Group 4 Created with Sketch.

0200: Why You Should Create a Marital History - Part 2

Play Audio
Add to Playlist
Share Report
Snippets are a new way to share audio!
You can clip a small part of any file to share, add to playlist, and transcribe automatically. Just click the to create your snippet!
Top Snippets - 0200: Why You Should Create a Marital History - Part 2
Found on these Playlists
Add to Playlist
Full Description
Back to Top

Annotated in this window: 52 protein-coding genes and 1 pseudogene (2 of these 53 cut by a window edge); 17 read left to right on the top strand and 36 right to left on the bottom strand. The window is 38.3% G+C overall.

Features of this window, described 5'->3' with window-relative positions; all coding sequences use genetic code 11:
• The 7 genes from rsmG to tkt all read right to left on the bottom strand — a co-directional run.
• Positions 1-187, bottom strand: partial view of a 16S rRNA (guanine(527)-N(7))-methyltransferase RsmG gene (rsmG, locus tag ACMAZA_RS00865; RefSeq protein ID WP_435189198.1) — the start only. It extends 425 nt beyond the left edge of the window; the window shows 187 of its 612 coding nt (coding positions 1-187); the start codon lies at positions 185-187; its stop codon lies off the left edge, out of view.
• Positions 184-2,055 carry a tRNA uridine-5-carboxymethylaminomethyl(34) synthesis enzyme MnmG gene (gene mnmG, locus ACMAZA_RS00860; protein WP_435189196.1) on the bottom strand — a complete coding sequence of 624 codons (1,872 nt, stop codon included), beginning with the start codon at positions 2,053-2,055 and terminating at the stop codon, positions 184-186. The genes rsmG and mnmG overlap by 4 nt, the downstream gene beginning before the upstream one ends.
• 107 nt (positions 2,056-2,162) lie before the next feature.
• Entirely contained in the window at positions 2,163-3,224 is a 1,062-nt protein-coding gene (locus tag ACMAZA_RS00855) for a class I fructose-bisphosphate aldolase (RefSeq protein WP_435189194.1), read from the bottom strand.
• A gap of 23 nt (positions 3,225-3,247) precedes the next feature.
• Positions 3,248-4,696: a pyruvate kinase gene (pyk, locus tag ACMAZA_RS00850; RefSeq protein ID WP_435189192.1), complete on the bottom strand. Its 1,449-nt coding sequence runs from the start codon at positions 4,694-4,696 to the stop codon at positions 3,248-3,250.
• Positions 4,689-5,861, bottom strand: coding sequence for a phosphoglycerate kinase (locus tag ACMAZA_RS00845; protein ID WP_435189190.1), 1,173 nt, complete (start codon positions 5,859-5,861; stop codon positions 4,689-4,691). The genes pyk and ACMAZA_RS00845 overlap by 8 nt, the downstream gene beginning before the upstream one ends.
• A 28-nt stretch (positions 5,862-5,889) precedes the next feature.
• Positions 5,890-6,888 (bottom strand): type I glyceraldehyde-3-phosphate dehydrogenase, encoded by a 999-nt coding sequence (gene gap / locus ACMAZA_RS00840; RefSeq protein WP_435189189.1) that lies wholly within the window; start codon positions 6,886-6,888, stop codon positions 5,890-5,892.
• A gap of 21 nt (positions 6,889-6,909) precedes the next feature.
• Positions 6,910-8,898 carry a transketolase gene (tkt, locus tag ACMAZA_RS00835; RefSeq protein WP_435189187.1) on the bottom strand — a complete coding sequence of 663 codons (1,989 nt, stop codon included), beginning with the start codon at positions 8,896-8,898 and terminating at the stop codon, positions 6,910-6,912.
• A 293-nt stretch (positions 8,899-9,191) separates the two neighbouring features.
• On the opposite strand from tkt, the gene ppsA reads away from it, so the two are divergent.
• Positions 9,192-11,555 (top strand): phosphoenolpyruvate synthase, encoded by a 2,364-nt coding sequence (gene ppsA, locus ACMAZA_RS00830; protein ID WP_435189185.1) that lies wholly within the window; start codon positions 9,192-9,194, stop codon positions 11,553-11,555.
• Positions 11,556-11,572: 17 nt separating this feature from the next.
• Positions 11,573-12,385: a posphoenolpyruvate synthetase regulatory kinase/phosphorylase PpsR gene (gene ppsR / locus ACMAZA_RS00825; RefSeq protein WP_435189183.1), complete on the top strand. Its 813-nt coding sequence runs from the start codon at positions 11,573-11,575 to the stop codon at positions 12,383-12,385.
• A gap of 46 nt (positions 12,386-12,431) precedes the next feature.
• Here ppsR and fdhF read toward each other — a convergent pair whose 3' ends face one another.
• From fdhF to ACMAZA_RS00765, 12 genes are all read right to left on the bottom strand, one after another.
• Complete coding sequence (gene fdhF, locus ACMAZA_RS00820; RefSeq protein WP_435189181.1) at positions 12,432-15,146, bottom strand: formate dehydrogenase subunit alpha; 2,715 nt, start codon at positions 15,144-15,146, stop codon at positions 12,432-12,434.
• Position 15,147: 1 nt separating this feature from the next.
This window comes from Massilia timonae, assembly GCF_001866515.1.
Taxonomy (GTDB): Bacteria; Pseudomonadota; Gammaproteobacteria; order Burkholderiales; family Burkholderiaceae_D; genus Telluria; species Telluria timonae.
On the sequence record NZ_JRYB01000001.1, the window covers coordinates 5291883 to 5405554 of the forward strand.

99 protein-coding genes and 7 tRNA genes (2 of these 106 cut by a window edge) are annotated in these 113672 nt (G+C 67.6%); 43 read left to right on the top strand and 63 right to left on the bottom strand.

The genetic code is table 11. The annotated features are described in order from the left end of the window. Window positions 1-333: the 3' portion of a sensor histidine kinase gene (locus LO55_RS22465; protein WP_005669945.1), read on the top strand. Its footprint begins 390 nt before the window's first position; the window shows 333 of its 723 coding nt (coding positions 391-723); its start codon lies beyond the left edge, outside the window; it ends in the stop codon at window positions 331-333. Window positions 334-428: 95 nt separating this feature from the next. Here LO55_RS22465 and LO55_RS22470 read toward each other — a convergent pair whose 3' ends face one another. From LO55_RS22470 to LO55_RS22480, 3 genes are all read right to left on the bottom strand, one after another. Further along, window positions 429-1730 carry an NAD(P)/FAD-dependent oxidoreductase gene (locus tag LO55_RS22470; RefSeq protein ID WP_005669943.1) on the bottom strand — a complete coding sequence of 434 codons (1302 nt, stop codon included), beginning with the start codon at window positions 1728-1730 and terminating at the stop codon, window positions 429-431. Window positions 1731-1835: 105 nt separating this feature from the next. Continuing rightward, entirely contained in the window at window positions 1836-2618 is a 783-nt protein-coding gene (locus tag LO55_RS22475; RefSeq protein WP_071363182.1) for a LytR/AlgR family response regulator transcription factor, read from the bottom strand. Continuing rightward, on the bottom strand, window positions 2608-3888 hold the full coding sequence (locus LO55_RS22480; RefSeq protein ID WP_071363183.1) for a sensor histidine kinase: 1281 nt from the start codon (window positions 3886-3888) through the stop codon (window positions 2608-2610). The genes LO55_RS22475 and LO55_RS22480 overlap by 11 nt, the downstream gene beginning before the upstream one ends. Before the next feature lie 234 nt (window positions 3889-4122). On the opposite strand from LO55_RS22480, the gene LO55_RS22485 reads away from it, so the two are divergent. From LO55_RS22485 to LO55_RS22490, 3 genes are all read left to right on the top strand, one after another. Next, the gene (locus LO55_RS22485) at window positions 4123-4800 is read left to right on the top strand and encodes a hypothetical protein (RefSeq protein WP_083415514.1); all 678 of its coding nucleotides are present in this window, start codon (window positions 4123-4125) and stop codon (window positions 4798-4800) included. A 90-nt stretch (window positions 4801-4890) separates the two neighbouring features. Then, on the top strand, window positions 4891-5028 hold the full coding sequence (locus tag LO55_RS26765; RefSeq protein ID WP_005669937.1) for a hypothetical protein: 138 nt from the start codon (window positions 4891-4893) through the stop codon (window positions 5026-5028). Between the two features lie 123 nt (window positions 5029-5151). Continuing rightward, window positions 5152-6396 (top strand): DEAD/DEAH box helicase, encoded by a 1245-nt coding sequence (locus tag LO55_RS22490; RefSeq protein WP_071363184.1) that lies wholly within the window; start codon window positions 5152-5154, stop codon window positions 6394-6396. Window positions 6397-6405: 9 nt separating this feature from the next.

Visit us at for the #1 divorce resources in the USA and get personalized help. Learn about coaching services here.   Thank you for listening! Find a transcript of this episode below.   In this episode, I wanna continue discussing creating a marital history. Now, if you didn't hear the previous episode, you should go back and listen to that one because it has a lot of good information about the overview on why you should create a marital history, and some important questions you should be thinking about when you create said history. And also, some alternative methods to create a marital history and why it's so important to do. And in this section, I want to continue with the marital history and provide some other areas for you to think about. This next area is called the health history, the health section. And, what should you be thinking about in here to include? Well, if there are any mental or physical problems that have happened in the past few years, particularly for either of you, but particularly if it affects the work ability, and also if it affects the way this divorce may go. Have there been any hospitalizations or major surgeries that have happened? Are there any substantial prescription medications that you may need to think about and someone may have? Also, if there are large out of pocket medical expenses, which I've had several cases where that is a substantial portion of their divorce and negotiation, that is very relevant as well. The next section is education. You should, just for the record ... Or, I shouldn't say for the record, but for our records, give us any information on your educational background, degrees, advanced schooling, no schooling at all, whatever the case may be. And also, this is an interesting section, particularly for those who've been out of the workforce for a while. One of the things that you should think about between us and between your lawyer is if you are planning a second career, a next career, what that might look like. So, I've had clients who've gone to coding school, become real estate agents, become paralegals, become a variety of things. And, one of the things that you should consider is, if you are thinking about those things, how much it costs, how long it takes, and what life might look like after you get that advanced education. The next section is employment. If you've been working, tell us where you've been working, about how much you make, how long you've been working there, what your salary is, what your job position is, what your future prospects are at that company. And if you haven't worked, that's okay too. Let us know. Or, if you've had a break from employment. I know some people who worked for a while, then they stopped for a while, then they've restarted their career. Whatever the case is, that's fine. Just let us know what has been going on, and also do the same for your spouse. The next section is real estate. And actually, I just had a client send me an email 'cause they have a bunch of real estate. I said, "Just give me a list of all of this information for all of your properties. I'm just gonna run down it." For every piece of real estate you have, tell us when you purchased it, how much you spent when you purchased it, where the funds for the down payment came, how much of a mortgage you may have had, who's been paying the mortgage payments, have there been any substantial upgrades. Like, if you remodeled the kitchen, or if you added a wing to the house, or a new bathroom, or whatever the case may be. And, how you paid for those upgrades as well. And also, whose name is on the property, as well as whose name is on any debt. And then, finally, is there other income that we need to think about, or unusual income, or unusual things in your finances? Things that might be unusual or other include income from rental property, substantial dividend income if you had a settlement. So, a lawsuit judgment that you won. If there is a trust, a spouse has a trust. If a spouse gets substantial stock options, or you get substantial stock options, something to think about. Or, if a big chunk of the income occurs in a year end bonus, or if the income is lumpy, or if there's a business involved. All of those things you kind of can toss into the other section to provide any additional explanation. And, I'll say that most people have ... not everyone, but most people have some sort of other that they need to include as part of the process. So, something else to think about there. And, those are the main items. And so, what you do is go through each of these to the best of your ability. And, you should start filling them out. Once you have everything written down, it doesn't have to be in my order, and sometimes attor